Not long after, I bought a bunch of mixed dahlias (see left) and saw how their colours worked harmoniously with the buff brown wrapping paper.

Having thought that embracing Spiced Honey would inevitably confine me to a life of complementary browns and taupes – and was therefore to be avoided at all costs – I suddenly saw that this didn’t have to be the case

3: Challenging my own colour aversion

Sometimes in life you have to edge (or even violently shove) yourself out of your comfort zone.

I saw my Spiced Honey experiment as ‘neutral aversion therapy’ to challenge my own long-held prejudices and to be more ‘growth mindset’.

Colour has the power to transform so many things, even the belief that you’re entrenched in a position and incapable of change.

4: Marianne’s infectious enthusiasm 

I wrote a Psychologies magazine colour column on beige and tan and asked Marianne Shillingford, Dulux’s Creative Director, for her views (I also told her about my plans for a Spiced Honey experiment and she said, ‘Do it!’).

Like everything else colour-related that Marianne talks about, her words were food for thought. So, after a colour-crammed 2018, ‘Why Spiced Honey?’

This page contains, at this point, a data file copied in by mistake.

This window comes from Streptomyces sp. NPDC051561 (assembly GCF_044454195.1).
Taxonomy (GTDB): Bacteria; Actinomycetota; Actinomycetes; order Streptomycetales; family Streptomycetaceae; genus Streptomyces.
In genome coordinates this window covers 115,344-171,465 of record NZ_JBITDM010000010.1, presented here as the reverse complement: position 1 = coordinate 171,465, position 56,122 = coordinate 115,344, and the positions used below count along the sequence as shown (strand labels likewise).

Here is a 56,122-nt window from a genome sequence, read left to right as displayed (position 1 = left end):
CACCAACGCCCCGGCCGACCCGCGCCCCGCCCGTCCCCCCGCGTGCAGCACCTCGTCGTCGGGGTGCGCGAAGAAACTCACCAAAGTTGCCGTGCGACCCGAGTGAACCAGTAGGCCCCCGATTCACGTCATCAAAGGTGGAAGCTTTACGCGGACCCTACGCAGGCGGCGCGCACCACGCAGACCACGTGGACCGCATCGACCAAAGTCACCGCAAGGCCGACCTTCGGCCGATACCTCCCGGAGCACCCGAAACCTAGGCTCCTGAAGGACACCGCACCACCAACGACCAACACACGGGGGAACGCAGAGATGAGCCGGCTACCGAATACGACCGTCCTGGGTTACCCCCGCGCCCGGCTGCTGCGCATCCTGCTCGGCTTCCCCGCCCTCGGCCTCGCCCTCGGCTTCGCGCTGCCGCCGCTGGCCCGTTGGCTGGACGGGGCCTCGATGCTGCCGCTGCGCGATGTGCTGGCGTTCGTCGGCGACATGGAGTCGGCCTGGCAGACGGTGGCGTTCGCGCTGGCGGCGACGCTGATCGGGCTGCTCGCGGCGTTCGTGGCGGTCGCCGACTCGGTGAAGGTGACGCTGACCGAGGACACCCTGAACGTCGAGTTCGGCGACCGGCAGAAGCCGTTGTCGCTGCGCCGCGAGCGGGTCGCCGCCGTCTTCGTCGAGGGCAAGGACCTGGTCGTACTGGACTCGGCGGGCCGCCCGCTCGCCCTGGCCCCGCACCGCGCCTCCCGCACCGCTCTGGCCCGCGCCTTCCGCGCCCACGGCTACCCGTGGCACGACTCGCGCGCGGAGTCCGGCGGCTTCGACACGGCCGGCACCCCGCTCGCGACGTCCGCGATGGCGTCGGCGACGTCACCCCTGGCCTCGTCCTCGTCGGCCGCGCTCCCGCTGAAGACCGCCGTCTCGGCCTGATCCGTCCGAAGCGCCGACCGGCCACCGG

“Over the past couple of years we have been returning to the familiar colours and materials of nature which make us feel safe in times of trouble. We have seen these golden earth shades appearing strongly in design and here is a new sense of optimism and resilient emerging in a society that is fed up of being bombarded by fake news, divisions in society and a constant demand to be ‘always on’ through social media. We’ve had enough and we need to be energised and uplifted. Spiced Honey captures the mood of the moment perfectly. Just like honey, it’s soothing but it gives us energy and you don’t need a lot to make a difference.”                                           

5: Brown is EVERYWHERE

As you may have noticed, whether it’s in fashion or interiors, shades of brown, caramel and camel are very much on the ascendant (think ‘that’ Holly Willoughby dress for M&S that sold out within milliseconds).

I’ve become increasingly aware that when it comes to brown and its neutral friends, I may run from it, screaming, in the other direction, but ultimately I can’t hide.

Best to learn how to live with it.

Decorating with Dulux Spiced Honey

You know that feeling of anticipation you get before you open a paint can, even when you know what colour it’s going to be because you’ve used a tester pot (one of 12, right?)? If you’re anything like me, the following will run through your head:

  • ‘I know I chose it but will I actually like it?’
  • ‘Will it make the room look too small?’
  • ‘Is it going to be too dark/light?’

Or, in this case, ‘Is it going to be too brown?’